Paul: That sounds cryptic, but fascinating, and I really look forward to seeing what that involves; and perhaps as the life of our centre becomes more autonomous and more energetic- which we've been struggling a little bit under these conditions as everybody has- then maybe there'll be opportunities to collaborate further. One other thing I wanted to ask you about, I just scribbled it down, and we've covered most of the things I wanted to talk about; but I know that you are getting involved in arts policy and those conversations about arts organisations, funding; these are really important conversations and they're going to be even more important in the new normal after the first two or three waves of the pandemic have begun to subside. So, I was wondering about that, about becoming more political in an institutional sense. And it's an interesting moment because we've got the most right-wing government this country's had for nearly 100 years, but it's also, we're told, the most diverse government- that there are a lot of Asian heritage people; there are some African heritage people involved as government in key positions of power and influence; there are black and brown special advisors that we know of who are guiding the way this government presents itself, and they have to do that actually because to hold the electoral bloc that they want to assemble together, they can't be seen to be racist; and yet we know, you know- 'watermelon smiles, pickaninnies', all the rest of it- we know that this is the way they think, we know that they're attached to certain eugenic fantasies about how to manage the lives of those who they don't value very highly, and that that is part of what's going on in the supposed chaos of the pandemic environment. So, I'm just wondering how you look at that- how you look at that mix? Because we've got very right-wing people, some of whom are black and brown; we've got a lot of diversity- they love diversity, the government loves diversity, capitalism loves diversity; how do we put those things together? When you were speaking earlier on, I was thinking really about class and about poverty and about inequality, and a different language- maybe even a more sociological language actually- that speaks to those questions. It's quite hard to hold all of that into one frame.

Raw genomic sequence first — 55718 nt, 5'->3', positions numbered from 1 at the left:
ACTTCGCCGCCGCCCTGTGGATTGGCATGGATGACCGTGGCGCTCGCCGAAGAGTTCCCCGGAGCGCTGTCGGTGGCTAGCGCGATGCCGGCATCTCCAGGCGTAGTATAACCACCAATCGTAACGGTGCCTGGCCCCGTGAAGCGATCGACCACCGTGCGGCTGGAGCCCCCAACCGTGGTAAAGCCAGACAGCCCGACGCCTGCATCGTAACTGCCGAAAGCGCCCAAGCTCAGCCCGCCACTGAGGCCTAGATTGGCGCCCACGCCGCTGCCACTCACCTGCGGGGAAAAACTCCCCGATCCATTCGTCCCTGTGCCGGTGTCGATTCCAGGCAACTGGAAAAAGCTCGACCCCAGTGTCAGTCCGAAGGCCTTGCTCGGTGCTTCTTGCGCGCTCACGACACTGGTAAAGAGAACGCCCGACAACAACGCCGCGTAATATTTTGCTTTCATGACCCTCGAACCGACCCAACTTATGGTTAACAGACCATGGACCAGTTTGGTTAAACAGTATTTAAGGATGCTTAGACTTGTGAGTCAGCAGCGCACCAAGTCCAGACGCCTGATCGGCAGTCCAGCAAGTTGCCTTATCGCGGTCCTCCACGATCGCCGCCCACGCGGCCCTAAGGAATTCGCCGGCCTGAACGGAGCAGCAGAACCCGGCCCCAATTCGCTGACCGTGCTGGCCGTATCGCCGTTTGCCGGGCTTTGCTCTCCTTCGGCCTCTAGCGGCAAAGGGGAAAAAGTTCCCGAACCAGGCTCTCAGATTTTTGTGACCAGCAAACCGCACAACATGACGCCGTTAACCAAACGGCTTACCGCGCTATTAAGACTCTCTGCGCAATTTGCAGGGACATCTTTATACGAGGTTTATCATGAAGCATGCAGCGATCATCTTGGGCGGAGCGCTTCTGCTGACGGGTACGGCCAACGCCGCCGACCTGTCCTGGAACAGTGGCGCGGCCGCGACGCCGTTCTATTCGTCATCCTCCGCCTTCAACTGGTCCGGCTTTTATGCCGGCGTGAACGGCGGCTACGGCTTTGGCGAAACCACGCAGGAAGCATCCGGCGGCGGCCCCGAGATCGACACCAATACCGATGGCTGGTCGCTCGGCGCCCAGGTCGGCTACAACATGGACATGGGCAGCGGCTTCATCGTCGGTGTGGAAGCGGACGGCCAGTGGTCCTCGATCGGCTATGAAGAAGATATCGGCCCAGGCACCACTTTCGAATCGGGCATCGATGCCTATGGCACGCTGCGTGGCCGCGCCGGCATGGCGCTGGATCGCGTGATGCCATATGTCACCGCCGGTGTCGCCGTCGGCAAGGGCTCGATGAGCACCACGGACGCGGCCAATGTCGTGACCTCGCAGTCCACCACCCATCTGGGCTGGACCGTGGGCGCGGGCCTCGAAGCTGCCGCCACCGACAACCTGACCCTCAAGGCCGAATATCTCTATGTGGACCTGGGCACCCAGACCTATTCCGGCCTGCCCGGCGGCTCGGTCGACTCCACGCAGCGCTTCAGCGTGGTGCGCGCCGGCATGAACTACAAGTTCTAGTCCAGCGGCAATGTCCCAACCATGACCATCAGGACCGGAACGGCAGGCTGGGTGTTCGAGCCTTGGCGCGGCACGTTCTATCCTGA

George: Yep, and I think the penultimate point that you just made is crucial; and it's underrated, it's underexamined. We need a different language. We need a more sociological language. As soon as I fell in love with sociology, I looked around and I realised the travesty that it's not compulsory, or it's not- sociological thought is not embedded- it's not embedded across the educational experience. So I've been thinking in a freewheeling way about that since I was about 16 years old, and I'm gonna be 30 next year. And the entrepreneur in me is what led me to become 'George the Poet'; it's what led me to start the podcast- my entrepreneurial instincts will say 'you should take the rap element there and combine it with the academic element there, and create new space'; that is how I look a lot of these gaps in our political consciousness. We have to be creative about it. The systems and the institutional logic that we have inherited has taken us up to a point, and I don't want to be- I don't want to be the guy to throw the baby out with the bathwater, however, as an entrepreneur much of my success has come from allowing the systems that don't fit me to do what they need to do, getting out of the way and identifying the next new opportunity- that's what I did for my transition from the music industry into podcasting; and the podcasting space now has allowed me to use my career as a public intellectual space. It's allowed for more intelligent conversation; interviewers ask me better questions as a result. Now, what I see in terms of the fragmentation of African, and maybe even minority consciousness, in this country- working class consciousness- that that fragmentation is fuelled in a predictable way under this government, under their i- if you wanna call it an ideology, under their approach. And that to me is like the music industry - they have an established logic, they're not gonna change the way they function just because I'm outraged, or just because millions of us are outraged. However, there are other things that we as a collective - as a group, as a generation - that we do, that we have discovered, that we are doing. You and I are having a very important, in my eyes, a very important conversation over our phones; no one can interrupt this process. You are habituated in an esteemed academic context; I carry my own esteem. These things are opportunities that the government won't utilise, speak to us about, or investigate; but what we do with our unique opportunities, is completely up to us, fortunately, for the time being.